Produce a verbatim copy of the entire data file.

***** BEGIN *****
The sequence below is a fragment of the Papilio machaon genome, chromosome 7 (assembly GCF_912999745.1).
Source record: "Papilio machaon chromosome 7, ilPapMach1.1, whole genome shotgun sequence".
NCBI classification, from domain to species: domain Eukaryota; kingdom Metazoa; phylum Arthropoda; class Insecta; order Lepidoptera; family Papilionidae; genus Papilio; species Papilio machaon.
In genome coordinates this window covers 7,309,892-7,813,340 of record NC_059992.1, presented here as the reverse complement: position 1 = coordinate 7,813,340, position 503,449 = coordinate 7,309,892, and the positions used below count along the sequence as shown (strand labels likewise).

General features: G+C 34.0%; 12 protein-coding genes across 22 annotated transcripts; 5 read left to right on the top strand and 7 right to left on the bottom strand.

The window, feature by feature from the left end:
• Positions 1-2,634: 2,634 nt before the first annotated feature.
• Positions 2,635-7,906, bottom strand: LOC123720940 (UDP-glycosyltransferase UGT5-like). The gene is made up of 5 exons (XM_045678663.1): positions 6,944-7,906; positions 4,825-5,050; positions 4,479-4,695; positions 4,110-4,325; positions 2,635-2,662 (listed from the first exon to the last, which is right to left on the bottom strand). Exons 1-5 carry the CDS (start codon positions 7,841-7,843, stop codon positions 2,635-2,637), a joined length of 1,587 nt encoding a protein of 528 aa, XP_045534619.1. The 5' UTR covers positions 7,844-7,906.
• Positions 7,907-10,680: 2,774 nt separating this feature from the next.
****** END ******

The sequence below is a fragment of the Papilio machaon genome, chromosome 7 (assembly GCF_912999745.1).
Source record: "Papilio machaon chromosome 7, ilPapMach1.1, whole genome shotgun sequence".
NCBI classification, from domain to species: domain Eukaryota; kingdom Metazoa; phylum Arthropoda; class Insecta; order Lepidoptera; family Papilionidae; genus Papilio; species Papilio machaon.
In genome coordinates this window covers 7,309,892-7,813,340 of record NC_059992.1, presented here as the reverse complement: position 1 = coordinate 7,813,340, position 503,449 = coordinate 7,309,892, and the positions used below count along the sequence as shown (strand labels likewise).

General features: G+C 34.0%; 12 protein-coding genes across 22 annotated transcripts; 5 read left to right on the top strand and 7 right to left on the bottom strand.

The window, feature by feature from the left end:
• Positions 1-2,634: 2,634 nt before the first annotated feature.
• Positions 2,635-7,906, bottom strand: LOC123720940 (UDP-glycosyltransferase UGT5-like). The gene is made up of 5 exons (XM_045678663.1): positions 6,944-7,906; positions 4,825-5,050; positions 4,479-4,695; positions 4,110-4,325; positions 2,635-2,662 (listed from the first exon to the last, which is right to left on the bottom strand). Exons 1-5 carry the CDS (start codon positions 7,841-7,843, stop codon positions 2,635-2,637), a joined length of 1,587 nt encoding a protein of 528 aa, XP_045534619.1. The 5' UTR covers positions 7,844-7,906.
• Positions 7,907-10,680: 2,774 nt separating this feature from the next.